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And where did he ever see ivy growing out of a stag's head? And again, owls and night-jars, he says, cannot see by day; on which account they hunt for their food by night, and they do this not during the whole night, but at the beginning of evening. And he says, too, that there are several different kinds of eyes, for some are blue, and some are black, and some are hazel. He says, too, that the eyes of men are of different characters, and that the differences of disposition may be judged of from the eyes; for that those men who have goats' eyes, are exceedingly sharp-sighted, and have the best dispositions. And of others, he says that some men have projecting eyes, and some have eyes deeply set, and some keep a mean between the two: and those whose eyes are deeply set, he says, have the sharpest sight, and those whose eyes project, must have the worst dispositions; and those who are moderate in these respects, are people, says he, of moderate dispositions. There are also some people whose eyes are always winking, and some who never wink at all, and some who do so in a moderate degree: and those who are always winking are shameless1 people, and those who never wink at all are unstable and fickle, and those who wink in a moderate degree have the best disposition. [p. 557] He says also that man is the only animal which has its heart on the left side; and that all other animals have it in the middle of the body. And he says that males have more teeth than females; and he affirms that this has been noticed in the case of the sheep, and of the pig, and of the goat. And he says also that there is no fish which has testicles, and there is no fish which has a breast, and no bird ether; but that the only fish which has no gall is the dolphin. There are, however, some, says he, which have no gall in their liver, but they have it near their bowels; as the sturgeon, the synagris, the lamprey, the sword-fish, and the sea-swallow. But the amia has its gall spread over the whole of its entrails: and the hawk and the kite have theirs spread both over their liver and their entrails; but the ægocephalus has his gall both in his liver and in his stomach: and the pigeon, and the quail, and the swallow have theirs, some in their entrails, and some in their stomach.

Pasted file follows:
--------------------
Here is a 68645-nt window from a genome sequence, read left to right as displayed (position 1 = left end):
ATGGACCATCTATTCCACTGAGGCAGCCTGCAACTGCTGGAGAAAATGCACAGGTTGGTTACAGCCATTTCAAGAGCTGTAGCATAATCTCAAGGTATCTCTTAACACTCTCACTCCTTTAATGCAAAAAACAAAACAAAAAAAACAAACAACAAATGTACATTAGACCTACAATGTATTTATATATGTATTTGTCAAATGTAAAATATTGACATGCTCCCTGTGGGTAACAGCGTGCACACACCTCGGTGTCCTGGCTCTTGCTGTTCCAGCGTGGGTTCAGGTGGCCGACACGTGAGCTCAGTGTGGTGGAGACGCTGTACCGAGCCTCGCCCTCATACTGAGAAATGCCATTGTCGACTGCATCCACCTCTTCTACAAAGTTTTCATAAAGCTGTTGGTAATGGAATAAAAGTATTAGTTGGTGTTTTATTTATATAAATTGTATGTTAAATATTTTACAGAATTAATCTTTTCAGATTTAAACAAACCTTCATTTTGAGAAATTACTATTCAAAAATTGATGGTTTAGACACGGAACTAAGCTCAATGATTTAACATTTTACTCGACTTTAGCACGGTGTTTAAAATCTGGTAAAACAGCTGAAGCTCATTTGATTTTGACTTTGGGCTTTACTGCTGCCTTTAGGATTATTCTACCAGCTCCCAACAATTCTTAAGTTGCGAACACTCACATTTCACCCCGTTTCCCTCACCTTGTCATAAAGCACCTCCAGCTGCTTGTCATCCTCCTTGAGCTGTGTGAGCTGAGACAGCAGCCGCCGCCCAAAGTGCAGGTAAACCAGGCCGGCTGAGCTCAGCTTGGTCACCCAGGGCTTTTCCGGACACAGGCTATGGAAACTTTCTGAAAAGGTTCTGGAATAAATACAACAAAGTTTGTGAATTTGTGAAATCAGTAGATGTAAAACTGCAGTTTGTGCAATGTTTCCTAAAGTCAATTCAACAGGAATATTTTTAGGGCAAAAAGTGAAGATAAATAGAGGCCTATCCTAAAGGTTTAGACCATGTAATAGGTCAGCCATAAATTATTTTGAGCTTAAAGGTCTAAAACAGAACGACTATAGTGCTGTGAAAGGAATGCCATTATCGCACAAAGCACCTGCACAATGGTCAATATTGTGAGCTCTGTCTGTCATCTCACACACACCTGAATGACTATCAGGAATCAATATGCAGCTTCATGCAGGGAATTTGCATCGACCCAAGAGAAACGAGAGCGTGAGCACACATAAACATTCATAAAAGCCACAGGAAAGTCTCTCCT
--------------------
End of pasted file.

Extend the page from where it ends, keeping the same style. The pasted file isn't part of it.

1 Schweigh., referring to the passage here alluded to, (Hist. An. i. 10,) proposes to transpose these characteristics, so as to attribute shamelessness to those who do not wink, and fickleness to those who do.
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